So much for the blue wave. Yes, control of the House of Representatives passed from the Republicans to the Democrats on Tuesday. But not by nearly as much as was being trumpeted by the Left and to no one’s real surprise.
Only twice in nearly a century has a president not seen his party lose seats in his first midterm election: FDR in 1934 during the depths of the Great Depression; and George W. Bush in 2002 in the wake of 9/11. All other presidents have lost seats in their first midterms. Such is the way of American politics. (And therein lies the answer to my post of October 18.)
Given that history, President Trump can be justifiably proud of this midterm and Democrats should be greatly concerned. Bucking historical trends, Republicans actually expanded their majority in the Senate. That would never happen in any election that would bill itself as a repudiation of a sitting Republican president. And though a win is a win and control is control, Democrats nevertheless managed to eke out only a very slim majority in the House.
All of this adds up to an outcome very different from what the Democrats and their elite media enablers were predicting. Almost from the very minute that Donald Trump was declared the winner of the 2016 presidential election, pols and pundits on the left began braying about a “blue wave” in 2018 — a blue wave that would serve as a major step toward setting things right following the aberration of Donald Trump’s election.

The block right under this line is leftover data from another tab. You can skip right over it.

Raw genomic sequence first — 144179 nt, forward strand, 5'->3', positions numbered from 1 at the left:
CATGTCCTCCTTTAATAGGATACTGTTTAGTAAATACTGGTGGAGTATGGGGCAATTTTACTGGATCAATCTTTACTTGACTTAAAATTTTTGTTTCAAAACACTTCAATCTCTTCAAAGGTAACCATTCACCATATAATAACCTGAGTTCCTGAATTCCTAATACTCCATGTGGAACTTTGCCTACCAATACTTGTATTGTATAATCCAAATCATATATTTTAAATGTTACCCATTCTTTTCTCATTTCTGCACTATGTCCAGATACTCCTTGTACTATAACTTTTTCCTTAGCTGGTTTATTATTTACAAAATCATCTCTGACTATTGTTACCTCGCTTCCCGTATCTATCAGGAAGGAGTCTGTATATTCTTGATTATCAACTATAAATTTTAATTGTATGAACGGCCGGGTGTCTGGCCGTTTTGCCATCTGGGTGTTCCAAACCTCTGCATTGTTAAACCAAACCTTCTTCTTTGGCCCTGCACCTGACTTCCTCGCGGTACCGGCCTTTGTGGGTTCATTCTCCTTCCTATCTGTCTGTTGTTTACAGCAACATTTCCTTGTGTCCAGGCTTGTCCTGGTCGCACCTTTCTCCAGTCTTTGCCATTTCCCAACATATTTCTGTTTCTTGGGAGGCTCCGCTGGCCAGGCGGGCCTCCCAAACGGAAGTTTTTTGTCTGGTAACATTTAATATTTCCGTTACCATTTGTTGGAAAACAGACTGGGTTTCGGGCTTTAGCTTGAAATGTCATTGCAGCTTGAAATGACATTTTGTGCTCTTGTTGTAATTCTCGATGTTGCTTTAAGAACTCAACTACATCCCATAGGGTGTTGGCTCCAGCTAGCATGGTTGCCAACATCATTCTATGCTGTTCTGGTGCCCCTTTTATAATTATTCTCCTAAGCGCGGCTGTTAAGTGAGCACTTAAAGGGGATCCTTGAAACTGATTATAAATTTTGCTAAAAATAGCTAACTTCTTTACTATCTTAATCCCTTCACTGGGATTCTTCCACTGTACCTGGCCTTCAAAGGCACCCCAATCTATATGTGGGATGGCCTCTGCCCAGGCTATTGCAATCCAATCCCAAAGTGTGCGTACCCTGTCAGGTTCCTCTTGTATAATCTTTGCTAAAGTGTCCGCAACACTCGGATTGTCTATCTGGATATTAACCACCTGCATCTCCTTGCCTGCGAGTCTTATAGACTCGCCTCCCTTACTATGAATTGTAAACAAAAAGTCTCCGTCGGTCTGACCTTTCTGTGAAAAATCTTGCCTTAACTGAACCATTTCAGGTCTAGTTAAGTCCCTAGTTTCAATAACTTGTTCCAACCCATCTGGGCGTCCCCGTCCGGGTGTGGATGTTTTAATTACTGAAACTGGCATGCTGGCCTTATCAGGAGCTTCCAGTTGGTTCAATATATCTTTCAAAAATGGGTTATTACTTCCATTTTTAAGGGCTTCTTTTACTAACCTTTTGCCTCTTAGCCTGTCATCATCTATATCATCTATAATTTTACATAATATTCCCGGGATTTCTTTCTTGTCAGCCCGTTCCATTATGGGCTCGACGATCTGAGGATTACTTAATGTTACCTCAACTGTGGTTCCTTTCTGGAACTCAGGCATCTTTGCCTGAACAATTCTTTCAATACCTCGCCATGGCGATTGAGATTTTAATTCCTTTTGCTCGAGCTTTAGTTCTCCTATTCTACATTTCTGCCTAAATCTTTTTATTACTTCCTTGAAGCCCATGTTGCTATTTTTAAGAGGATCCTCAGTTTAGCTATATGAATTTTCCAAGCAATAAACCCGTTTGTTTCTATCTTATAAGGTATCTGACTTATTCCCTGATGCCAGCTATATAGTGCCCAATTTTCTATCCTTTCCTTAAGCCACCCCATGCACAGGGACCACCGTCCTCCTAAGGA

Liberal media spin and post-election Democratic talking points notwithstanding, that “blue wave” didn’t happen. By any objective analysis, as compared to historical norms, Democrats significantly underperformed Tuesday. Democratic fantasies prior to election day abounded. They included things such as Beto O’Roark unseating Senator Ted Cruz in Texas, Andrew Gillum taking the governorship of Florida and Stacey Abrams moving into the governor’s mansion of Georgia. None of those fantasies came to pass. Not one bright new liberal face triumphed on Tuesday.
Nor can it be said in any credible way that voters roundly rejected Donald Trump, as was widely hoped for and expected by Democrats and the media. Voters had the chance to repudiate Donald Trump and they did not. Instead, they supported the candidates for whom Donald Trump vigorously campaigned. By every objective measure, the president was a net plus on behalf of Republicans. So much for Donald Trump being a liability for the GOP upon which Democrats may capitalize. The evidence strongly suggests that Donald Trump is the most effective Republican in a generation.
On top of it all is the fact that this midterm served to rid the GOP of a whole raft of squishy establishment types who have proved unsuited to fighting on the Democrats’ terms. The Paul Ryans and the Bob Corkers and others of their ilk are gone. Good riddance. They won’t be missed in 2020.
All in all, Ed Rogers writing in the Washington Post summed it up best Wednesday morning. Democrats won the House. But Trump won the election.